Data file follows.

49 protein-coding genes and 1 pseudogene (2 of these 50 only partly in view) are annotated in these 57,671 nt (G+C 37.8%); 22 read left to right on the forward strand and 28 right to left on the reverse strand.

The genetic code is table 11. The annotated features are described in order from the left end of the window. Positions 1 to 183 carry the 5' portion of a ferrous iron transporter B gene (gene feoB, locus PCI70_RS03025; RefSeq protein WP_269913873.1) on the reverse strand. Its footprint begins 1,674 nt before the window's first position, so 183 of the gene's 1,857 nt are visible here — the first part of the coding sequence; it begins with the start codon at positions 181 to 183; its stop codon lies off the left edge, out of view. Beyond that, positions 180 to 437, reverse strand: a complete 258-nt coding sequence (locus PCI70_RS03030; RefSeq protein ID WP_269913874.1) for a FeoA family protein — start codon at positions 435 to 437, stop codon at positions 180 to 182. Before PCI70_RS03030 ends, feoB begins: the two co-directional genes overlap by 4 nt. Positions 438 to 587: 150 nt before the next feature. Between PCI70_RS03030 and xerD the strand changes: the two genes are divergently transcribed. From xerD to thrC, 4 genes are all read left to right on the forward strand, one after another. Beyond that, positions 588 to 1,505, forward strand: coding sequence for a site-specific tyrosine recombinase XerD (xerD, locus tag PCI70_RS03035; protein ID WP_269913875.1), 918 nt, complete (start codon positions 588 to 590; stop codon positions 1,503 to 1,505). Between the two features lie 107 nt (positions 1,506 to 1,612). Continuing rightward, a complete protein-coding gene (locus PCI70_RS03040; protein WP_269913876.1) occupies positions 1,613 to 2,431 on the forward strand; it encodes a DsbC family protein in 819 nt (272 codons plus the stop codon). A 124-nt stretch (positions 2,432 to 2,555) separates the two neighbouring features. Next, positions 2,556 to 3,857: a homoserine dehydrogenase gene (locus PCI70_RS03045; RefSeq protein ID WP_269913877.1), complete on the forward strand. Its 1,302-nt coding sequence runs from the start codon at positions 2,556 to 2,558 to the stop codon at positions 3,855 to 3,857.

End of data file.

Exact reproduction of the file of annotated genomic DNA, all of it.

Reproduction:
49 protein-coding genes and 1 pseudogene (2 of these 50 only partly in view) are annotated in these 57,671 nt (G+C 37.8%); 22 read left to right on the forward strand and 28 right to left on the reverse strand.

The genetic code is table 11. The annotated features are described in order from the left end of the window. Positions 1 to 183 carry the 5' portion of a ferrous iron transporter B gene (gene feoB, locus PCI70_RS03025; RefSeq protein WP_269913873.1) on the reverse strand. Its footprint begins 1,674 nt before the window's first position, so 183 of the gene's 1,857 nt are visible here — the first part of the coding sequence; it begins with the start codon at positions 181 to 183; its stop codon lies off the left edge, out of view. Beyond that, positions 180 to 437, reverse strand: a complete 258-nt coding sequence (locus PCI70_RS03030; RefSeq protein ID WP_269913874.1) for a FeoA family protein — start codon at positions 435 to 437, stop codon at positions 180 to 182. Before PCI70_RS03030 ends, feoB begins: the two co-directional genes overlap by 4 nt. Positions 438 to 587: 150 nt before the next feature. Between PCI70_RS03030 and xerD the strand changes: the two genes are divergently transcribed. From xerD to thrC, 4 genes are all read left to right on the forward strand, one after another. Beyond that, positions 588 to 1,505, forward strand: coding sequence for a site-specific tyrosine recombinase XerD (xerD, locus tag PCI70_RS03035; protein ID WP_269913875.1), 918 nt, complete (start codon positions 588 to 590; stop codon positions 1,503 to 1,505). Between the two features lie 107 nt (positions 1,506 to 1,612). Continuing rightward, a complete protein-coding gene (locus PCI70_RS03040; protein WP_269913876.1) occupies positions 1,613 to 2,431 on the forward strand; it encodes a DsbC family protein in 819 nt (272 codons plus the stop codon). A 124-nt stretch (positions 2,432 to 2,555) separates the two neighbouring features. Next, positions 2,556 to 3,857: a homoserine dehydrogenase gene (locus PCI70_RS03045; RefSeq protein ID WP_269913877.1), complete on the forward strand. Its 1,302-nt coding sequence runs from the start codon at positions 2,556 to 2,558 to the stop codon at positions 3,855 to 3,857.